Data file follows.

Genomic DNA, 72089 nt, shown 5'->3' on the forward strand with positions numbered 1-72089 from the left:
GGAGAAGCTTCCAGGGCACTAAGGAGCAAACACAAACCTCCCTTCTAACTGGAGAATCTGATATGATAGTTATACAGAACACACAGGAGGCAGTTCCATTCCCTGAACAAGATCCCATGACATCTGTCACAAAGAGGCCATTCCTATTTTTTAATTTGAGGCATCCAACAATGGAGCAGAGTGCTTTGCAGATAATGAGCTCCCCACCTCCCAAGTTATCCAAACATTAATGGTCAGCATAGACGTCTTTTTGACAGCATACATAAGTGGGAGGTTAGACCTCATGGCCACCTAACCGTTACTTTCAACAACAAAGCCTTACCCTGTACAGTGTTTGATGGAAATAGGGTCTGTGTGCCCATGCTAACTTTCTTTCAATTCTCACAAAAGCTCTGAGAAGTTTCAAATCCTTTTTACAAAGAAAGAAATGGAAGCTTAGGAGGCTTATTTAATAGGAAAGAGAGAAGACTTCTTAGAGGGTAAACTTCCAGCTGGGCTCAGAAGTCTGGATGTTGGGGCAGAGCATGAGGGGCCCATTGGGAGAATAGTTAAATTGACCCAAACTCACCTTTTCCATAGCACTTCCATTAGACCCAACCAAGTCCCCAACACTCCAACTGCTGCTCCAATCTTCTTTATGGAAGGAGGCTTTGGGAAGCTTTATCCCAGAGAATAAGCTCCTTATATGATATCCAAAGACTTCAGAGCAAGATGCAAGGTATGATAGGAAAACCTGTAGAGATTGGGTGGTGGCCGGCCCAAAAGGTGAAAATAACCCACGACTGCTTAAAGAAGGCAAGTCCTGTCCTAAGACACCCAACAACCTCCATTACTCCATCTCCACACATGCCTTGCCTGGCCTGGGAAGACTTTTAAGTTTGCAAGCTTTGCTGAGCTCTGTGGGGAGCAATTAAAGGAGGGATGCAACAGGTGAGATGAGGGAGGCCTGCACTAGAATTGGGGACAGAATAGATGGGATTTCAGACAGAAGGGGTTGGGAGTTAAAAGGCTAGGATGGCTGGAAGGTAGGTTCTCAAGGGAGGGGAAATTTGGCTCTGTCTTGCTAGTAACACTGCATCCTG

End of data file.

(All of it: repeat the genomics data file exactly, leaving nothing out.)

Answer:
Genomic DNA, 72089 nt, shown 5'->3' on the forward strand with positions numbered 1-72089 from the left:
GGAGAAGCTTCCAGGGCACTAAGGAGCAAACACAAACCTCCCTTCTAACTGGAGAATCTGATATGATAGTTATACAGAACACACAGGAGGCAGTTCCATTCCCTGAACAAGATCCCATGACATCTGTCACAAAGAGGCCATTCCTATTTTTTAATTTGAGGCATCCAACAATGGAGCAGAGTGCTTTGCAGATAATGAGCTCCCCACCTCCCAAGTTATCCAAACATTAATGGTCAGCATAGACGTCTTTTTGACAGCATACATAAGTGGGAGGTTAGACCTCATGGCCACCTAACCGTTACTTTCAACAACAAAGCCTTACCCTGTACAGTGTTTGATGGAAATAGGGTCTGTGTGCCCATGCTAACTTTCTTTCAATTCTCACAAAAGCTCTGAGAAGTTTCAAATCCTTTTTACAAAGAAAGAAATGGAAGCTTAGGAGGCTTATTTAATAGGAAAGAGAGAAGACTTCTTAGAGGGTAAACTTCCAGCTGGGCTCAGAAGTCTGGATGTTGGGGCAGAGCATGAGGGGCCCATTGGGAGAATAGTTAAATTGACCCAAACTCACCTTTTCCATAGCACTTCCATTAGACCCAACCAAGTCCCCAACACTCCAACTGCTGCTCCAATCTTCTTTATGGAAGGAGGCTTTGGGAAGCTTTATCCCAGAGAATAAGCTCCTTATATGATATCCAAAGACTTCAGAGCAAGATGCAAGGTATGATAGGAAAACCTGTAGAGATTGGGTGGTGGCCGGCCCAAAAGGTGAAAATAACCCACGACTGCTTAAAGAAGGCAAGTCCTGTCCTAAGACACCCAACAACCTCCATTACTCCATCTCCACACATGCCTTGCCTGGCCTGGGAAGACTTTTAAGTTTGCAAGCTTTGCTGAGCTCTGTGGGGAGCAATTAAAGGAGGGATGCAACAGGTGAGATGAGGGAGGCCTGCACTAGAATTGGGGACAGAATAGATGGGATTTCAGACAGAAGGGGTTGGGAGTTAAAAGGCTAGGATGGCTGGAAGGTAGGTTCTCAAGGGAGGGGAAATTTGGCTCTGTCTTGCTAGTAACACTGCATCCTG